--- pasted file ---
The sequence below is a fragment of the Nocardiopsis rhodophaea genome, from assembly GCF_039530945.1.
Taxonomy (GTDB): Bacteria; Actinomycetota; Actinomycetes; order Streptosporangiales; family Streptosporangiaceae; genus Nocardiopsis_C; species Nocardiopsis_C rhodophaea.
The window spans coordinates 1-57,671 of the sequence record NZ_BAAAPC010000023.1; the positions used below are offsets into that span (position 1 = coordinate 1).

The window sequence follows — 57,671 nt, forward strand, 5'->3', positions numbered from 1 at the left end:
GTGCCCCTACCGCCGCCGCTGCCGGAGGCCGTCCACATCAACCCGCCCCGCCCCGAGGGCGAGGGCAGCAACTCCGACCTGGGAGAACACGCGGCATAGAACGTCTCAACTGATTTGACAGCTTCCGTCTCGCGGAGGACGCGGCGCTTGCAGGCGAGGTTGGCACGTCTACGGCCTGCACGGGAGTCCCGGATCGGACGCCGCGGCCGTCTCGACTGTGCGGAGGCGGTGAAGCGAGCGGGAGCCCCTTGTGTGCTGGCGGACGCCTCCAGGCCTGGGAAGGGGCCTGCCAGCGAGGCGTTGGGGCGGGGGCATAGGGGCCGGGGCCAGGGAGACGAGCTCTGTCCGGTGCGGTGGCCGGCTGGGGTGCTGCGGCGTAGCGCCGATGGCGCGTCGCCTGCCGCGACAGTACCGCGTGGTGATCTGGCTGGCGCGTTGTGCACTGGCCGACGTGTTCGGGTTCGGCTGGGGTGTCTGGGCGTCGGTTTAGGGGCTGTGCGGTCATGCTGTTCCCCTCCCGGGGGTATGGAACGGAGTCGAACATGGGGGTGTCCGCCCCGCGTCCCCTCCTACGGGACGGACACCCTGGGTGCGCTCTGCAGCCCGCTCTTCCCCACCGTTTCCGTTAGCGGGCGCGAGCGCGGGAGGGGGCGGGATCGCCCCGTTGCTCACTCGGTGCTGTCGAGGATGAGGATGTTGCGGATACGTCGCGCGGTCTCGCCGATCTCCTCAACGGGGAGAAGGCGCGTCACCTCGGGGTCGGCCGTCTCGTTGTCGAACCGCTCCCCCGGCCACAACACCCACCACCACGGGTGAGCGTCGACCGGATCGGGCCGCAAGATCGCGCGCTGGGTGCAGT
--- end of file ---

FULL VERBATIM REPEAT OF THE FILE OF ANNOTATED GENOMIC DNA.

The sequence below is a fragment of the Nocardiopsis rhodophaea genome, from assembly GCF_039530945.1.
Taxonomy (GTDB): Bacteria; Actinomycetota; Actinomycetes; order Streptosporangiales; family Streptosporangiaceae; genus Nocardiopsis_C; species Nocardiopsis_C rhodophaea.
The window spans coordinates 1-57,671 of the sequence record NZ_BAAAPC010000023.1; the positions used below are offsets into that span (position 1 = coordinate 1).

The window sequence follows — 57,671 nt, forward strand, 5'->3', positions numbered from 1 at the left end:
GTGCCCCTACCGCCGCCGCTGCCGGAGGCCGTCCACATCAACCCGCCCCGCCCCGAGGGCGAGGGCAGCAACTCCGACCTGGGAGAACACGCGGCATAGAACGTCTCAACTGATTTGACAGCTTCCGTCTCGCGGAGGACGCGGCGCTTGCAGGCGAGGTTGGCACGTCTACGGCCTGCACGGGAGTCCCGGATCGGACGCCGCGGCCGTCTCGACTGTGCGGAGGCGGTGAAGCGAGCGGGAGCCCCTTGTGTGCTGGCGGACGCCTCCAGGCCTGGGAAGGGGCCTGCCAGCGAGGCGTTGGGGCGGGGGCATAGGGGCCGGGGCCAGGGAGACGAGCTCTGTCCGGTGCGGTGGCCGGCTGGGGTGCTGCGGCGTAGCGCCGATGGCGCGTCGCCTGCCGCGACAGTACCGCGTGGTGATCTGGCTGGCGCGTTGTGCACTGGCCGACGTGTTCGGGTTCGGCTGGGGTGTCTGGGCGTCGGTTTAGGGGCTGTGCGGTCATGCTGTTCCCCTCCCGGGGGTATGGAACGGAGTCGAACATGGGGGTGTCCGCCCCGCGTCCCCTCCTACGGGACGGACACCCTGGGTGCGCTCTGCAGCCCGCTCTTCCCCACCGTTTCCGTTAGCGGGCGCGAGCGCGGGAGGGGGCGGGATCGCCCCGTTGCTCACTCGGTGCTGTCGAGGATGAGGATGTTGCGGATACGTCGCGCGGTCTCGCCGATCTCCTCAACGGGGAGAAGGCGCGTCACCTCGGGGTCGGCCGTCTCGTTGTCGAACCGCTCCCCCGGCCACAACACCCACCACCACGGGTGAGCGTCGACCGGATCGGGCCGCAAGATCGCGCGCTGGGTGCAGT